Have you ever reached into your pants pocket and found $5? Congratulations, you’ve essentially stumbled upon the easiest possible method of saving money, called paying yourself first. Essentially, here’s how it works:
You cant spend money you don’t have.
That’s it. Not very complicated, right? If you have money set aside that you don’t even know you have or that you can’t access, it’s pretty much impossible to spend. By setting aside a small amount every paycheck, you’re saving up some potentially serious cash for your future self while barely impacting your current self. I can already hear your millennial moans:
But how can I have money that I don’t even know I have?
It’s simple: hide money from yourself. Basically, whenever you get a paycheck you automatically take a portion of that and hide it somewhere that is inaccessible. Inaccessibility is key: if you have the ability to easily withdraw it, you’re just going to spend that money on something stupid. Putting it in your checking account or hiding it under your mattress isn’t going to work here. Trust me: if you had self control, you wouldn’t have to implement this strategy in the first place.
Let’s look at a real life example: say you get paid every week. Every Friday, transfer $20 out of your account into the account of someone who a) you trust, and b) won’t give you the money unless you really, really need it. Think parent, best friend, etc.
The way you accomplish this can be high tech or low tech: schedule an automatic bank transfer every Friday, Venmo the money to your friend, withdraw $20 from an ATM and give it to your roommate, mail it to your parents, etc. It doesn’t matter how you do it, it just matters that you do it. Even if you’re the type of person that lives paycheck to paycheck, you really won’t notice $20 missing from your paycheck every week. On top of that, you will notice your money between paychecks dwindling faster and budget accordingly, and this is a good side benefit to have anyways.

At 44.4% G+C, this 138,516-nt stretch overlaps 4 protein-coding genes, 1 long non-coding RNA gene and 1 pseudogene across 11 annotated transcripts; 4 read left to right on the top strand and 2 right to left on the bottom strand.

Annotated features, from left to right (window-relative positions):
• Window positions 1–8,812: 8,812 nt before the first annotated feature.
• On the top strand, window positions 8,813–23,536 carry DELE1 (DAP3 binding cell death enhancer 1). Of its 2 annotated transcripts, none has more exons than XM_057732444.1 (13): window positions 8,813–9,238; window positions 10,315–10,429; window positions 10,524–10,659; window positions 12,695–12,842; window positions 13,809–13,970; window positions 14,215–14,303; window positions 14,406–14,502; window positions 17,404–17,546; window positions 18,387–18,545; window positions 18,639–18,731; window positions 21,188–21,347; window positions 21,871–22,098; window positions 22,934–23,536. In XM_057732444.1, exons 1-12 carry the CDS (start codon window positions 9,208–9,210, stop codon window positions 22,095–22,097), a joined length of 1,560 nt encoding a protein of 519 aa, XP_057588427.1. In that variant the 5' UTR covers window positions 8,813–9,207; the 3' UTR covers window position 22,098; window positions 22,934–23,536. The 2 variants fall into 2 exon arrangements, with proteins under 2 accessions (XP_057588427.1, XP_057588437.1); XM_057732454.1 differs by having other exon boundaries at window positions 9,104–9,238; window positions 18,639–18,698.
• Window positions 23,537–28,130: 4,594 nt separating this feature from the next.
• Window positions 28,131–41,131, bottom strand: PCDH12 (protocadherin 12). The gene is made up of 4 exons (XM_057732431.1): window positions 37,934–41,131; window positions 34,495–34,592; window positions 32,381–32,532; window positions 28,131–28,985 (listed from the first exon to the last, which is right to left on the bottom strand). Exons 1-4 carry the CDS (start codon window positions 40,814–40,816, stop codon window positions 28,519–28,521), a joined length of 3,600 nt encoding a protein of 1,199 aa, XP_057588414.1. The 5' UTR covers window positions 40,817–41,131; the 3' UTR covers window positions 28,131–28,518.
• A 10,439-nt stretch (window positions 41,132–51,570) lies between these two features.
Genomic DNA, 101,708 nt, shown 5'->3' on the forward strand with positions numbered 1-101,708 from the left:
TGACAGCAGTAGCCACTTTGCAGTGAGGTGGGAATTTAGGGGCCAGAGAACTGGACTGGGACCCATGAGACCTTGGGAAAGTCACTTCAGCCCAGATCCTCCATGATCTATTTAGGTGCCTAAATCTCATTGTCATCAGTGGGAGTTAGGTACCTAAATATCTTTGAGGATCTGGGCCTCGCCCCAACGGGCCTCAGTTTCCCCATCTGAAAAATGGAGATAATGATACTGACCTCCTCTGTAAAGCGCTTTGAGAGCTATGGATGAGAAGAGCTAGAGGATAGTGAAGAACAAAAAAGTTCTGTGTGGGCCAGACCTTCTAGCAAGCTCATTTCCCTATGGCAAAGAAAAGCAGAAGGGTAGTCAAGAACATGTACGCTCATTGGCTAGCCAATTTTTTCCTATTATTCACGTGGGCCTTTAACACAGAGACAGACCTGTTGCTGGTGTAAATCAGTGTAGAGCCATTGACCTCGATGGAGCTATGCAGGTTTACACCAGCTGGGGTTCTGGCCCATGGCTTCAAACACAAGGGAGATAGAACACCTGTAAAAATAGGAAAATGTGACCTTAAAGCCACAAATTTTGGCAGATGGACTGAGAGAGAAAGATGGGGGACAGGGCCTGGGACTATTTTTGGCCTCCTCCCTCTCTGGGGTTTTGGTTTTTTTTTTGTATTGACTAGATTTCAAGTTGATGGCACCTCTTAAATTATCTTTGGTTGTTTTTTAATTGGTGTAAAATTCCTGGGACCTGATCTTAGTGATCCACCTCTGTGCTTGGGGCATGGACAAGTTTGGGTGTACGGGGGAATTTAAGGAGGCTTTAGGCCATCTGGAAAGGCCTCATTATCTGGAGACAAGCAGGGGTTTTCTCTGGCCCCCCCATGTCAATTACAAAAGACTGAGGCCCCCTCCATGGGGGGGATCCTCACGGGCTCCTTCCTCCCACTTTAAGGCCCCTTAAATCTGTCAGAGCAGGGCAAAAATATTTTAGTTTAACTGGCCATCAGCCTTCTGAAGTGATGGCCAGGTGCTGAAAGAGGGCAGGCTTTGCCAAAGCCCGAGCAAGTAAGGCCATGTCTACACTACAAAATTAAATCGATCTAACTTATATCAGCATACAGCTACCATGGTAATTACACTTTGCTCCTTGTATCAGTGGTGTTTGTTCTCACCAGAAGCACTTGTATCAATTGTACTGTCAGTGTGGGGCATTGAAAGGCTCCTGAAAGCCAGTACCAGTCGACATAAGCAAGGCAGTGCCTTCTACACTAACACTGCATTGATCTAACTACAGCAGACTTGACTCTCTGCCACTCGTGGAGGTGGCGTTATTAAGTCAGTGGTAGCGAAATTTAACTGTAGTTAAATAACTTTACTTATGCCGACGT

It’s also very important that you give it to someone who you trust. If you give it to your drinking buddy Becky and she drunkly gives it back to you at 1:30 a.m. when you beg her to let you buy tequila shots, then you don’t have the right person handling your cash. Additionally, if the person you give it to spends your money, then you also have a problem. However, most people might have some moral quandaries about spending someone else’s money, especially if it belongs to their best friend.
In our example, after a month you’re going to have $80 saved up that you forgot about. After a year? $1040. If I took $20 out of your paycheck every single week starting this time last year, I bet you wouldn’t have even noticed. However, if I walked right up to you and handed you a check for over a grand, I’d bet you’d notice pretty quickly. Who couldn’t use an extra $1k right at this moment, whether it be for an unexpected vet bill for your sick cat, that once-in-a-lifetime vacation that your friends are going on but you simply can’t afford, or paying your rent after you unexpectedly got laid off? This is the power of paying yourself first: hiding money from your current self (who frequently overspends), so that you can have a whole bunch of cash set aside for your future self whenever you might need it.